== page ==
12 months ago I was put on a course of tablets called "Androcur" to minimise the effect of hot flushes but the side effects knocked me around big time.
I became unnaturally lethargic, developed slurred speech, had problem with typing skills and all in all felt **** whilst on it.
In the end I put up with it for awhile (the flushes did subside) but the cost to my general well being was too geat and I went off it.
My urologist has also told me that Androcur in its own right has been known to cause tumors on very rare occasions by itself so if I can suffer the hots, better to stay on it.
It's a perplexing predicament to be in we prostate cancer sufferers..........is it quality of life or quantity of life?
The reference treatment for advanced prostate cancer is continuous treatment with the hormones.
The problem with this strategy is that there is no clear impact on survival. If this is the case, then there may be room for less aggressive treatment to improve quality of life. Such strategies have been tested and have not been found to be inferior to the continuous treatment strategy.
Of course at the end of it, individualization is best. If the PSA is rapidly rising, then the break from the hormones may not be worth it.
On when the effects will leave the body:
Depending on the drug whether it is designed to last a month or three months, then the effects tend to last this long.
On doctors not knowing what they are talking about:
There are a number of controversies indeed with prostate cancer treatment, and different doctors may have different angles on the problems.
I’d like to think that the diversity of opinions actually helps to arrive at better options and outcomes. If there was only one school of thought for everything, then we’d probably be teaching our children and grandchildren that the earth is flat.
Thank you so much for the time and support you have given we who suffer around the world with this tragic disease by posting here.
"Is there any time survival frame that could be considered usual" for patients who have had prostate cancer that had gone into the bone and now in remission?
ie. 1-3 years since diagnosis or possibly more?
I've had no other operations and treatments other than Zoladex for 18 months and now I'm taking a spell off it.
I'm in fine health currently other than suffering hot flushes.
For patients with disease beyond the prostate, the estimated median survival is around 2 years.
The median survival is the experience of 50%, hence at least half of cases would be expected to reach the 2 year mark. It is not an upper limit where all cases are expected to die within 2 years.
Of course it would be more practical if the actual estimates until time of death for all patients (100% instead of 50%) could be estimated. While it is possible to follow-up patients until time of death, the median gives the better estimate for purposes of generalizability. Patients who survive well beyond this mark may have features that are unique to them (and which help them survive, but is hitherto unclear as far as scientific know-how is concernced) and thus, the issue of generalizing the experience of these few becomes apparent.
Each case should be appraised individually. A cancer that is advanced in an otherwise active person may have better chances for longer survival than an early cancer in a moribund person (who may have other diseases like heart disease and diabetes).
Thx again Heindrik,
Based on your experience, would you advise me to go off the Zoladex hormone treatment till an increase in the PSA is detected as my oncologist suggests?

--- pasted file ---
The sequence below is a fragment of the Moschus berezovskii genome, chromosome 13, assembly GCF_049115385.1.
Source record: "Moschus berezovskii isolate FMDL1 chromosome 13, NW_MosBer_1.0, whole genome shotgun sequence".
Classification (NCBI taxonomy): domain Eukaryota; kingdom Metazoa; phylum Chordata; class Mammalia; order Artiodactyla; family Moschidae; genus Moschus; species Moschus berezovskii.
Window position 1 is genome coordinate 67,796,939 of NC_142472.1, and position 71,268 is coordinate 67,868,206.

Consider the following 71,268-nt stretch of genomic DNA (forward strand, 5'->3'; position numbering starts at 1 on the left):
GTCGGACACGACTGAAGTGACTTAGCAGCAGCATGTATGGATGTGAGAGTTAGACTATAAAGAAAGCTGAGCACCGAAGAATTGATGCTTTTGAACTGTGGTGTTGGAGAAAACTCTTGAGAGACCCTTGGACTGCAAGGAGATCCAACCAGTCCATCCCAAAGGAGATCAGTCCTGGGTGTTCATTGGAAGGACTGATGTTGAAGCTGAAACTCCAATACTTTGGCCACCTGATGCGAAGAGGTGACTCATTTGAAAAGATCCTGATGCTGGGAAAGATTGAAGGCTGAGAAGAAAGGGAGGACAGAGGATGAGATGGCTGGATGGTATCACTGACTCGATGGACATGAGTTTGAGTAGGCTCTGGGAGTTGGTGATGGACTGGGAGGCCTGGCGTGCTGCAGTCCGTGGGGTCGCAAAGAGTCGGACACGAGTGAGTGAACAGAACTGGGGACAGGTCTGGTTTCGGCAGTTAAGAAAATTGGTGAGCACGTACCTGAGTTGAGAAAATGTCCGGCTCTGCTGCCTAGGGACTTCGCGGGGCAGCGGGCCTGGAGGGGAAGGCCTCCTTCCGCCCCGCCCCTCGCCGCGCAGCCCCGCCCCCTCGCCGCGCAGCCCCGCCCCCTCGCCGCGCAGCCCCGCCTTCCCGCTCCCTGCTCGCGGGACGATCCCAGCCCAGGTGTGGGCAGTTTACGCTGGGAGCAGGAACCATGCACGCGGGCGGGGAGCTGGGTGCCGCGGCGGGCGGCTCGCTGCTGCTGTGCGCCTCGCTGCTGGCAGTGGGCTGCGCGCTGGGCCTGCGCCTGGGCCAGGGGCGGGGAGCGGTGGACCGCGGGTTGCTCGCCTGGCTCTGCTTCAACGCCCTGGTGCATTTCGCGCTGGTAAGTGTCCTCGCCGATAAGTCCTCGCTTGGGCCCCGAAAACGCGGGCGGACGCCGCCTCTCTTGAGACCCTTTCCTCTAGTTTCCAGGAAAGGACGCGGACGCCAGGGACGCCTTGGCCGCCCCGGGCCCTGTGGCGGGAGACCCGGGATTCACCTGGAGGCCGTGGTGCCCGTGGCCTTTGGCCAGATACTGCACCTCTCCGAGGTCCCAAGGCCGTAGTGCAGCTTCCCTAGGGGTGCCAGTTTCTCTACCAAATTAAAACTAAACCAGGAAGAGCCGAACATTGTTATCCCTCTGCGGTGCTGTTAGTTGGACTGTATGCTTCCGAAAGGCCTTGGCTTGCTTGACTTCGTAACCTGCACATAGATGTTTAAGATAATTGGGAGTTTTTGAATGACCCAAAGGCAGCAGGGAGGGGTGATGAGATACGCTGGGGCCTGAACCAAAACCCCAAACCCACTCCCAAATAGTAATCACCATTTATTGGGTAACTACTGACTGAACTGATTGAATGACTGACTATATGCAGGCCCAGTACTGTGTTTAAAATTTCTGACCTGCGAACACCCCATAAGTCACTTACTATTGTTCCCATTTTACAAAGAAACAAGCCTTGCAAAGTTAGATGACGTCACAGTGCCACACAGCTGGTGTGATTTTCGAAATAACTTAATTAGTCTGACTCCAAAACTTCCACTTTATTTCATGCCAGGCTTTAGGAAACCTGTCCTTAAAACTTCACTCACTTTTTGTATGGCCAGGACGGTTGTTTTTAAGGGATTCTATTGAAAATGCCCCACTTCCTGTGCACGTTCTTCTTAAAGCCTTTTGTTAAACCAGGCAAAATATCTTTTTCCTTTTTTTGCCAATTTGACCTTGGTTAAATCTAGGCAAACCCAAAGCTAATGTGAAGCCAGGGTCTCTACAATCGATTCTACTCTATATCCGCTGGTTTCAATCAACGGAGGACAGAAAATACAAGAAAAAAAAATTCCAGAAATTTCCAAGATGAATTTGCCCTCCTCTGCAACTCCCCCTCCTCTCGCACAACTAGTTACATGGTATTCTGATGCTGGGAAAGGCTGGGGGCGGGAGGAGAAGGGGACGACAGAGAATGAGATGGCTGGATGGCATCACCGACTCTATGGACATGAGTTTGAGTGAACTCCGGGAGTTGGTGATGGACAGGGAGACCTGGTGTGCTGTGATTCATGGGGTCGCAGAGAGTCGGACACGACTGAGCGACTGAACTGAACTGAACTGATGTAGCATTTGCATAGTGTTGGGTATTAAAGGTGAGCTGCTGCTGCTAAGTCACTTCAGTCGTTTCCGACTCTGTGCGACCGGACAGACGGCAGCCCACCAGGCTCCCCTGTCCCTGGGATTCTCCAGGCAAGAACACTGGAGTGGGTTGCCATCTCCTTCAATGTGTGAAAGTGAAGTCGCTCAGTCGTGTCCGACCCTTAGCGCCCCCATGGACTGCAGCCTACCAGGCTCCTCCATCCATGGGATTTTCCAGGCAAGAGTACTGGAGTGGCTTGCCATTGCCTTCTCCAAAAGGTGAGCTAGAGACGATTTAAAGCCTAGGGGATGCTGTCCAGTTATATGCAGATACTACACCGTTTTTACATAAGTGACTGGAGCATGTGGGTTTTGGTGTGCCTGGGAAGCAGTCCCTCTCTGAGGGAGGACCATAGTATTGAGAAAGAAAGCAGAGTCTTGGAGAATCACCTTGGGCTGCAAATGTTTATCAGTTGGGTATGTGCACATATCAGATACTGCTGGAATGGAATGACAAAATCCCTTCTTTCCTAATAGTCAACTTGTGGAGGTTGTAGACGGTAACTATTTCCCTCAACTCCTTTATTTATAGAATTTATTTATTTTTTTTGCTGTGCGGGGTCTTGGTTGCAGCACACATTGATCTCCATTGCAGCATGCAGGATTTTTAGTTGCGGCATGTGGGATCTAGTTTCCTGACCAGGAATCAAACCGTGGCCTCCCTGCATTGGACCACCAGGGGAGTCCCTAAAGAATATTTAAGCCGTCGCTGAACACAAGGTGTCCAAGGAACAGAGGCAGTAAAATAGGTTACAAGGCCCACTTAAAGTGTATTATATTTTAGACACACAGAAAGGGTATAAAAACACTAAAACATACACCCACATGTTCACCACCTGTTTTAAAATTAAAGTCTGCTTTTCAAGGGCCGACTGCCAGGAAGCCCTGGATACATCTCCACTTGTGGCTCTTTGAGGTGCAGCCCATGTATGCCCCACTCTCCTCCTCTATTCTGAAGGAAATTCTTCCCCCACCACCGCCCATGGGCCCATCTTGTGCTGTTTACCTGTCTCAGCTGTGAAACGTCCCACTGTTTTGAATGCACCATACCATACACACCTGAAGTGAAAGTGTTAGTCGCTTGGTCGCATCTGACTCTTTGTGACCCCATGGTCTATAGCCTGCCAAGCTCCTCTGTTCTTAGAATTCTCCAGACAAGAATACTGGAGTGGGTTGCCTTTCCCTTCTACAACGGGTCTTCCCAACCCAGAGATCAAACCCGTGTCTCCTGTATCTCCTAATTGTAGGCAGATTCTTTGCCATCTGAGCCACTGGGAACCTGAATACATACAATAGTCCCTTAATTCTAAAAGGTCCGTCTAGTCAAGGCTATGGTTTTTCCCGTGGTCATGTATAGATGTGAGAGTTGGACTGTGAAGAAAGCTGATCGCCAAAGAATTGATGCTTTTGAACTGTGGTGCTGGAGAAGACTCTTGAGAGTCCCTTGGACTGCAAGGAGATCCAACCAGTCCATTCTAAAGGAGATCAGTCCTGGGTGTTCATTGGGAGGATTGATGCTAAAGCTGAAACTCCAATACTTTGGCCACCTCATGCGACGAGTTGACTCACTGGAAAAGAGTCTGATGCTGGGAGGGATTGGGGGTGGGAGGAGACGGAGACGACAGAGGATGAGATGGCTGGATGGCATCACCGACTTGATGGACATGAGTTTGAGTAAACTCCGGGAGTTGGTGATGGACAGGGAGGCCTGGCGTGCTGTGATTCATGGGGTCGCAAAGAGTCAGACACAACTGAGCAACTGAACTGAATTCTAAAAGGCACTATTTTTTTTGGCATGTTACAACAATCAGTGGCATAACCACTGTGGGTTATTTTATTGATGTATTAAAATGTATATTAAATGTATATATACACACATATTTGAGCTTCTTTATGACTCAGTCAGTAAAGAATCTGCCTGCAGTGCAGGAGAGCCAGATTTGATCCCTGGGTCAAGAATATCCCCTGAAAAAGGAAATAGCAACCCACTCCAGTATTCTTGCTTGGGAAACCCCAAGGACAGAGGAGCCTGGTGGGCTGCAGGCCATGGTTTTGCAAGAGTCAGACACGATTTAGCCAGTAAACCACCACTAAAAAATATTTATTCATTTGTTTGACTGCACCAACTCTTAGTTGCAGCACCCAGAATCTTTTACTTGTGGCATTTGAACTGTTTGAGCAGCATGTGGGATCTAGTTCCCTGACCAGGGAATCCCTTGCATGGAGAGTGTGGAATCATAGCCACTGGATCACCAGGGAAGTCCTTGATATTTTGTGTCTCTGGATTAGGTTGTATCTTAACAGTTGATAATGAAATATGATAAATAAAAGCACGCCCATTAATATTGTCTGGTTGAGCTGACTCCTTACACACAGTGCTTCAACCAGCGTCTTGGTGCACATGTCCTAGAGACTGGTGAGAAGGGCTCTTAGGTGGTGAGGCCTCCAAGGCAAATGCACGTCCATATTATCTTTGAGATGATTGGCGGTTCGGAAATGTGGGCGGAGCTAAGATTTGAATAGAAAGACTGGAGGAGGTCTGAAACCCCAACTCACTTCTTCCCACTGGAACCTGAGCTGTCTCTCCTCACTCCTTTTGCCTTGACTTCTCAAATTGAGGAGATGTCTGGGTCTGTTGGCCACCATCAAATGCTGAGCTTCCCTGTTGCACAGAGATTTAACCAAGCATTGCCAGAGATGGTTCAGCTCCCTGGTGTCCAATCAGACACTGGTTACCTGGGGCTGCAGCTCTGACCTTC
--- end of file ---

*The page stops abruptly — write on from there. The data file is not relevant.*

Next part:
This he says could be 6-12 months.
His only caution is to monitor the PSA every 2 months instead of the usual 3 so as to keep a better eye on possible new cancer activity.
My urologist specialist tells me that since my last 4 implants taken at 3 monthly intervals have supplied a 0.1 level in the PSA every time which is very static, then that's a great sign.
Not good would be a widly fluctuating PSA whilst on the Zoladex treatment.
For us as men with this medical nightmare, we struggle to get information that can be construed as positively directional and right.
As laymen we want to make a calculated decision on the right course of action as to where we take what we have of our lives left remaining but you surely must understand the frustration.
What would you do if you were in my shoes?
Many, many thanks and as I've said there will be many prostate cancer patients around the world hanging off every reply of yours.
There is confusion because the doctors are talking about 2 different things.
The urologist is recommending sticking to the program because it is successfully suppressing the PSA. This line of thinking is based on a theory that the PSA will correlate with a better survival.
The oncologist is recommending a discontinuation because the experience with maintaining the Zoladex until PSA does break free of its control, has been demonstrated not to impact on survival. Prolonged treatment complications are also not established. Hence, the oncologist would consider changing the treatment, since the goal is unclear, and the risks are not well-measured – making a determination of benefit and risk difficult (if not impossible).
Hence, the Urologist is making a recommendation based on theory while the oncologist is making a recommendation based on actual data. The urologist may not think the existing data is conclusive, or is not aware of it, or is influenced by actual experience with other patients that he/she has treated before.
The standard therefore, is still to continue without a break. But this is being challenged by newer data, especially since, the standard was established without anybody thinking of an alternative mode of delivering the therapy.
For me, the school of thought that “PSA suppressed always good”, represents too linear a frame of mind to model outcomes of disease. I also think that the most that can be done is to try and educate patients, to help them decide, not to decide for them.
At the end of it, there is no clear answer which is better.
If you feel great with the treatment, then you may continue it. But I’d keep an eye on your bones. The traditional continuous treatment usually sees a progression of disease before 2 year. The long term effects of Zoladex is not yet established. So while the recommendation to continue is sound, a guide on what to expect with prolonged treatment is sketchy.
If you think a break may make you feel better, more active, then you may take it.